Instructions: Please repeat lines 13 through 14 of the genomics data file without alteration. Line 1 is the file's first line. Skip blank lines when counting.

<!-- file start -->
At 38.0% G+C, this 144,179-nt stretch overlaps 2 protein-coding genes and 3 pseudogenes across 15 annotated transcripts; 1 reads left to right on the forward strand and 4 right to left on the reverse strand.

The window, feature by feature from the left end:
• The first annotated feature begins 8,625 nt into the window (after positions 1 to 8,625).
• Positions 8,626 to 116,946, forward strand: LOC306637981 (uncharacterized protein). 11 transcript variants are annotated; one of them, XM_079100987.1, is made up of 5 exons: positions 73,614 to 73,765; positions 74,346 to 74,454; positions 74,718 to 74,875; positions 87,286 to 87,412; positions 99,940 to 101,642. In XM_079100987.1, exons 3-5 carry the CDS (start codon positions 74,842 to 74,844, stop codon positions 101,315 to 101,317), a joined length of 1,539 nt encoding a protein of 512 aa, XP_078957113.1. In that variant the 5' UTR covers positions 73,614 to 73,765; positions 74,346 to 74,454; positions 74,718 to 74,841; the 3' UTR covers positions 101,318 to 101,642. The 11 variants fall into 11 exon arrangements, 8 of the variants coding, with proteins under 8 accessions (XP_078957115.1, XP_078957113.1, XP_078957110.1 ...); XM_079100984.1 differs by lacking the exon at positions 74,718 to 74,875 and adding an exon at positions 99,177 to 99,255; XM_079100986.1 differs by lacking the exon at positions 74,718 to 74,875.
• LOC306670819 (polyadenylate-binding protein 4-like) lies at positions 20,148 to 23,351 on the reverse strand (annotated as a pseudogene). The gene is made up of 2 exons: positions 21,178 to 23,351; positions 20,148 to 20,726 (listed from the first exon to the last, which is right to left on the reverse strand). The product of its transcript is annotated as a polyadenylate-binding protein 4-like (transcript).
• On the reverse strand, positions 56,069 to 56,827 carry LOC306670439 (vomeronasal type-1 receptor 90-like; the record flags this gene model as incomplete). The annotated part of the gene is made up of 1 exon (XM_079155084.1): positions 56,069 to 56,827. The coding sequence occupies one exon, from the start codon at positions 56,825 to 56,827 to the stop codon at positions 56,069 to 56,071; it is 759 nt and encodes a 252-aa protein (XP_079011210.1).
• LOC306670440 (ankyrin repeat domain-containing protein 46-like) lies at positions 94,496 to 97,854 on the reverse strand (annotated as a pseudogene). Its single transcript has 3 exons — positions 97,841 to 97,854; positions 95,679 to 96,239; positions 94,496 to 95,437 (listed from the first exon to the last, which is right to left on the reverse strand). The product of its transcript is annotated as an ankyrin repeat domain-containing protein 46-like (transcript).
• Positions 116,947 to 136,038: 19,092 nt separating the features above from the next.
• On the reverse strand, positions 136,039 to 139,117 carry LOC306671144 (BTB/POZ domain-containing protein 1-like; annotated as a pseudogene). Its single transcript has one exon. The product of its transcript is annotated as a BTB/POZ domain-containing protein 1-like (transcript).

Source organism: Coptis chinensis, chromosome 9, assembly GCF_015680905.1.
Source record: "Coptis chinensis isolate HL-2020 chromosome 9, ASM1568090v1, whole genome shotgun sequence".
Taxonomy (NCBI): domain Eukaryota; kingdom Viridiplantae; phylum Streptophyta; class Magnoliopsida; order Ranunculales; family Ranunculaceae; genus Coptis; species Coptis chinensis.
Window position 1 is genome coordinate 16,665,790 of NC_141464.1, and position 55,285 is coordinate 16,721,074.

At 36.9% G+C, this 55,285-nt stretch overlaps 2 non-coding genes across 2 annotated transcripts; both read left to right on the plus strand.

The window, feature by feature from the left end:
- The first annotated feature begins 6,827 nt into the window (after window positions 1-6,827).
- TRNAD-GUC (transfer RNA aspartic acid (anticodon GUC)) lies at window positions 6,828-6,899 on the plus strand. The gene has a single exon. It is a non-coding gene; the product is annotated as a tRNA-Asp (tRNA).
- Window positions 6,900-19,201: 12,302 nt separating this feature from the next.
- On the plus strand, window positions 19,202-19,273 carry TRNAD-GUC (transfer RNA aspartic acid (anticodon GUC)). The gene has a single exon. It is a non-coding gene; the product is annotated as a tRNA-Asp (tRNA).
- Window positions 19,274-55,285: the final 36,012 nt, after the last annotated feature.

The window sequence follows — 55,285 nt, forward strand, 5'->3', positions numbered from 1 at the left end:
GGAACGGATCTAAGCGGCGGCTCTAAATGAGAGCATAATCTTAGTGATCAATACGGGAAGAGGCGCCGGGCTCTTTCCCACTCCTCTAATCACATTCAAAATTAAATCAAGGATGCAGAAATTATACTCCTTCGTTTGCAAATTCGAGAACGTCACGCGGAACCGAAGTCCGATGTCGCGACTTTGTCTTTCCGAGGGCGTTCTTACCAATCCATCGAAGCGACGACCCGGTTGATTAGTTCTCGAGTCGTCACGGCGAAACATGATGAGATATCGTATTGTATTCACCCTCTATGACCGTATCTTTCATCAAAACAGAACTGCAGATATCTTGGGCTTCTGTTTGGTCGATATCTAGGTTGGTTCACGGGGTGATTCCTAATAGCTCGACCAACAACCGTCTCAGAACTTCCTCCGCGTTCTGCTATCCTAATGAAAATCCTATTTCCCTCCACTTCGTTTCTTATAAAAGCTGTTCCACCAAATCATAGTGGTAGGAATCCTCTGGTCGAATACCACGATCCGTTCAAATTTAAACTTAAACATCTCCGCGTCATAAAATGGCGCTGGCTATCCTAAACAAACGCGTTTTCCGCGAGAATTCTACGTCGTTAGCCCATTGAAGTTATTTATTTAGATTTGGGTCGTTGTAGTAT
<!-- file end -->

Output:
Window position 1 is genome coordinate 16,665,790 of NC_141464.1, and position 55,285 is coordinate 16,721,074.

At 36.9% G+C, this 55,285-nt stretch overlaps 2 non-coding genes across 2 annotated transcripts; both read left to right on the plus strand.